Mike Thompson understands what it’s like to return from a war.
Spokane Valley’s current fire chief served in Vietnam for two years as part of the U.S. military operation. He made it back to the states from southeast Asia in 1968 and – like many of his fellow soldiers – found the greeting in his native country less than welcoming.
“I remember a lot of derogatory comments,” Thompson said.
After retiring from the military in 1971, Thompson became a firefighter in the San Diego area. He has risen the administrative ranks over the years, serving as city manager in Culver City, Calif., before taking over Spokane Valley Fire Department’s top leadership role in March 2005.
|Representatives from the Spokane Valley Fire Department hosted an appreciation lunch for area veterans outside the Spokane Veterans Administration Hospital last week. The event was part of a four-day retreat sponsored by the Veterans Outreach Center in Spokane Valley.
Photo by: Craig Howard
Last week, Thompson was back among former soldiers at a lunch hosted by his department at the Veterans Administration Hospital in north Spokane. The meal marked the culmination of a four-day retreat sponsored by a group called “Beyond the Yellow Ribbon,” led by local firefighters and supported by area businesses, churches, unions and individuals. The Veterans Outreach Center, headquartered on Argonne Road in Spokane Valley has coordinated the retreat in the Deer Lake area, an hour north of Spokane, for the past two summers.
Thompson said his department understands the importance of helping veterans find their way back after serving in areas like Iraq and Afghanistan.
“I know what it was like when I came back,” Thompson said. “I know what some of them are going through.”
A total of 22 veterans took part in the second annual retreat featuring a schedule that includes boating, fishing, meals and supportive dialogue. Dave Baird, a counselor who works at the Vet Center, said the agenda is about reflection and healing.
“It’s more than just fun – there’s team-building that goes on,” he said. “There’s a real therapeutic piece to this.”
Steve Ward understands the value of fellowship during challenging times. His son, Eric, was killed in combat earlier this year while serving with the U.S. Marines in Afghanistan’s Helmand province. Steve, who lives in Newman Lake, contacted the Vet Center for counseling after Eric’s death. This year’s retreat was named in his son’s memory.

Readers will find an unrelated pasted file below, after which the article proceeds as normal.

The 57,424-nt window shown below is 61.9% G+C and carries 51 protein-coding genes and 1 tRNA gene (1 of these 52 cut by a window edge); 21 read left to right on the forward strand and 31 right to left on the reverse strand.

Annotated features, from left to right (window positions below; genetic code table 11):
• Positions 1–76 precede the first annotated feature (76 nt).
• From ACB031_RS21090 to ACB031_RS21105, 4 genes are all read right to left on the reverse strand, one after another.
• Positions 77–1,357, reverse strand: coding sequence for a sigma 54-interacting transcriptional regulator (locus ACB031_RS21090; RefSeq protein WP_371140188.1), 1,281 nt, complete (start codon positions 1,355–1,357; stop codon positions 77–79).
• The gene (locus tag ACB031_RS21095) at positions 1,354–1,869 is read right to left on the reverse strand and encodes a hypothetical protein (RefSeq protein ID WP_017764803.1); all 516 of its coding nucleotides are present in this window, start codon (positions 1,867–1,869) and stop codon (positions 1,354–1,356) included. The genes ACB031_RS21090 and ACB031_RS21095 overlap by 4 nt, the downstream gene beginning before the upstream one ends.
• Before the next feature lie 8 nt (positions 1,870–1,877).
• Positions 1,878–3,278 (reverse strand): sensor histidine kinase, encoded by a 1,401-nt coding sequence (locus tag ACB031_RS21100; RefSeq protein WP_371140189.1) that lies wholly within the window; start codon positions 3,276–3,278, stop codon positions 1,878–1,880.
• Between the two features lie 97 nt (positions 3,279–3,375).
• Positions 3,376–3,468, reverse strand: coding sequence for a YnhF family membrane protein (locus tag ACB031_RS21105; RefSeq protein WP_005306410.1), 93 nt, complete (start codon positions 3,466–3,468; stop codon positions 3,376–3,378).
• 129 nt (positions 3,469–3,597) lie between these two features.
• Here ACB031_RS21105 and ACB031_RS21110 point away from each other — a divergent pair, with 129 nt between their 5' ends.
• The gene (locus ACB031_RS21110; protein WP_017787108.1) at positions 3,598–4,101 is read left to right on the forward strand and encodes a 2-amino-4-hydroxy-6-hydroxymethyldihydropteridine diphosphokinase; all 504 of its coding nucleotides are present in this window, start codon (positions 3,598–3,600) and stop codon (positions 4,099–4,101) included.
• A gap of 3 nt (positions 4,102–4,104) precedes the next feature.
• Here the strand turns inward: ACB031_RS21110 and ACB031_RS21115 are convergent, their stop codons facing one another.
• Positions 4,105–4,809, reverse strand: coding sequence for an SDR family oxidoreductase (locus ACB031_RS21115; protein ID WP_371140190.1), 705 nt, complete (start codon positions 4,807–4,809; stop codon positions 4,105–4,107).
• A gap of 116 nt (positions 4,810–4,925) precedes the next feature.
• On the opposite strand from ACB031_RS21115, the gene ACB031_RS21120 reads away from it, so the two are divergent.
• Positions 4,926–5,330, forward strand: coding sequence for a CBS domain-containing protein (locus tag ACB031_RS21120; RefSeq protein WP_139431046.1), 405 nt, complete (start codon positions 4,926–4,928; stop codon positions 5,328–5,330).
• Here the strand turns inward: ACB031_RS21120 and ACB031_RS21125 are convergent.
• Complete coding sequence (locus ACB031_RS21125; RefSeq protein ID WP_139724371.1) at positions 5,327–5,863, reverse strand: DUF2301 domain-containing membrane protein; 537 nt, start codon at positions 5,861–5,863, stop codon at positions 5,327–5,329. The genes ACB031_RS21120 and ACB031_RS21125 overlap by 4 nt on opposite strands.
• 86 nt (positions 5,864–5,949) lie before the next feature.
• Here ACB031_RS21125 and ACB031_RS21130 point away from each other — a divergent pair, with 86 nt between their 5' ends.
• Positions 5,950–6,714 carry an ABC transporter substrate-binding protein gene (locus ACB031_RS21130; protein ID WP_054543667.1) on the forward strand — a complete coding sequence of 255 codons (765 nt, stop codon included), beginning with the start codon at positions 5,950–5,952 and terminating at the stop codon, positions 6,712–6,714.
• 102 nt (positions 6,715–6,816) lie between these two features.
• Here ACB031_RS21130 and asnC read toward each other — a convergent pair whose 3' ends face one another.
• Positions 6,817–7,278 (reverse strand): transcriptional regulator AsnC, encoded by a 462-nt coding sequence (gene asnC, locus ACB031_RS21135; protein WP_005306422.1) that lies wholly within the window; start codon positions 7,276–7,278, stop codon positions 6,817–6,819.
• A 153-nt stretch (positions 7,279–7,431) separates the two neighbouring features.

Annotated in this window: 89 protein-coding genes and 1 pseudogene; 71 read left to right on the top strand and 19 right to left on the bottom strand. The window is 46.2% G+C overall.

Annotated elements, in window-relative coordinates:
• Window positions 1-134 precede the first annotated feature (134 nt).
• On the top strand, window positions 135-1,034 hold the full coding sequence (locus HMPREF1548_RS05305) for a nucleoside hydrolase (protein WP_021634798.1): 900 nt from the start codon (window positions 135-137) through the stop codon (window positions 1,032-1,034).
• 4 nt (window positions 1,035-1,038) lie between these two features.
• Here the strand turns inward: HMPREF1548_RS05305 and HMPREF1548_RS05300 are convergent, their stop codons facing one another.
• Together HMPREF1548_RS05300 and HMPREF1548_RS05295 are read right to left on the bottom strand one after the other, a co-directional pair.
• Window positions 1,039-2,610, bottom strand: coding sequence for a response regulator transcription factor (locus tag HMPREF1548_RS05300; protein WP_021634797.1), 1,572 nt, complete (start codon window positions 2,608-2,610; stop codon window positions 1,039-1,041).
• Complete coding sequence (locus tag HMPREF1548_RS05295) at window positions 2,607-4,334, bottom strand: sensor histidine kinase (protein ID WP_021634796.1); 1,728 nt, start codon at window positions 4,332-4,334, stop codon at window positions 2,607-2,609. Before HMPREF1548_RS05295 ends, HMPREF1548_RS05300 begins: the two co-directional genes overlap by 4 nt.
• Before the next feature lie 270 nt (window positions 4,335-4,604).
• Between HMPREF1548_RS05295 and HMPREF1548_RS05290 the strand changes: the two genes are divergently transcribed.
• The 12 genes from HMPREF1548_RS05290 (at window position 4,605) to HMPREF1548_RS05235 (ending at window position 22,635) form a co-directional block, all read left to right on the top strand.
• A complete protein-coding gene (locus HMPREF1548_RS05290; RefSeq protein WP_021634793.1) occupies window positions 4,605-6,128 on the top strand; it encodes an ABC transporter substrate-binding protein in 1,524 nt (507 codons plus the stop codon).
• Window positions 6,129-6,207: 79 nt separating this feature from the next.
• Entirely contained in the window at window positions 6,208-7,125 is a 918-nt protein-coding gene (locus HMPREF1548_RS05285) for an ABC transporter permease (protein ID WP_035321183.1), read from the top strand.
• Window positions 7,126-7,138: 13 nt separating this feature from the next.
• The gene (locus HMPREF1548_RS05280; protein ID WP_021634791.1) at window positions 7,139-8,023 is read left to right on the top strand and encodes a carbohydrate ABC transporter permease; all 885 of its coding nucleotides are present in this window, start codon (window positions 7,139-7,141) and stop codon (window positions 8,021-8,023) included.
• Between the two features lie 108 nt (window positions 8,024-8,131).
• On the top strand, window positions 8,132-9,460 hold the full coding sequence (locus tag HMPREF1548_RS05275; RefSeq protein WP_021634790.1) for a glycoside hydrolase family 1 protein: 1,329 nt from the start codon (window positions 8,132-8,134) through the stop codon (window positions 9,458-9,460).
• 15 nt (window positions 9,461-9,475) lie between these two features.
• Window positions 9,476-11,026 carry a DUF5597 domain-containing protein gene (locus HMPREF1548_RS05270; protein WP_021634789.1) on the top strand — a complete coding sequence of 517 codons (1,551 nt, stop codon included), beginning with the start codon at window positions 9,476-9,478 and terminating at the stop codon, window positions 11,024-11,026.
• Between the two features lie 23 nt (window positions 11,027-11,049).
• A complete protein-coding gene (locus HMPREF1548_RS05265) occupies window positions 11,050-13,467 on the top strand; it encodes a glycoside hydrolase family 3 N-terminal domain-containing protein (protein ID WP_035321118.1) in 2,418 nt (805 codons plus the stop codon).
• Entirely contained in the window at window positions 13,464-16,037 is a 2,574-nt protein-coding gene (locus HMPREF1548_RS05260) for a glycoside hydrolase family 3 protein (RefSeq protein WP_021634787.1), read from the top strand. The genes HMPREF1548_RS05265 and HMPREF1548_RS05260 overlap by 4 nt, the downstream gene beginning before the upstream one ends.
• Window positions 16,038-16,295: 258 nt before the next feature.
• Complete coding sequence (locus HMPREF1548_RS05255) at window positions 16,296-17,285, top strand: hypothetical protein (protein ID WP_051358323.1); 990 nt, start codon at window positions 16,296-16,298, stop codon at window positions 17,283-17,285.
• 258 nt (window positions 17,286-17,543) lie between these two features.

A former Marine himself, Steve said the help he received at the Vet Center proved critical to the healing process.
“Being a vet, there was a comfort zone going there,” Ward said. “It gave me some direction and hope.”
Ward – who served as a firefighter in Minneapolis and Washington, D.C. after his tenure as a Marine – said the time and effort contributed by Spokane Valley firefighters to the retreat and other veteran causes does not go unnoticed.
“I have just as much respect for the fire force as I do for the Marines,” he said.
Darrin Coldiron has been part of the Valley fire corps since 2000. After returning from Sri Lanka in 2007 where he helped restore order after a devastating tsunami, Coldiron decided to help organize several fundraisers in Montana and the Spokane area to assist vets who had returned from tours in places like Iraq and Afghanistan.
“It was about helping them reintegrate into the community,” Coldiron said.
While parades and flag waving have their place in welcoming home those who have served their country, Coldiron and others realized that the support system must go beyond banquets and Memorial Day salutes. In September 2007, Coldiron organized the first awareness event under the banner of a group called “Beyond the Yellow Ribbon.” The money raised at this gathering and others like it went toward the first veterans retreats in Spokane and Missoula.
Coldiron said he has been impressed by the generosity of individuals, businesses, unions, churches and other groups in donating to the cause.
“In every case, the funding has come from a huge section of the community,” he said. “What we’re doing is just focusing the goodwill of the people in helping these vets.”
Mike Ogle, a team leader at the Vet Center, said the retreats provide a positive atmosphere where veterans can begin to address issues like isolation and post traumatic stress disorder. Activities like a rope course, Ogle said, emphasize attendees “learning to depend on each other.”
“We help them realize they’re not alone,” Ogle said. “The retreats are great, but the key is follow-up. What we want to offer is a long-term support network.”
Want to find out more?
The Veterans Outreach Center is located at 100 N. Mullan Road., Suite 102 in Spokane Valley. The site offers free individual and family counseling as well as assistance with medical benefits, housing and employment. For more information, call 444-8387. A veterans, toll-free support number called Lifeline can also be reached at 1-800-273-8255.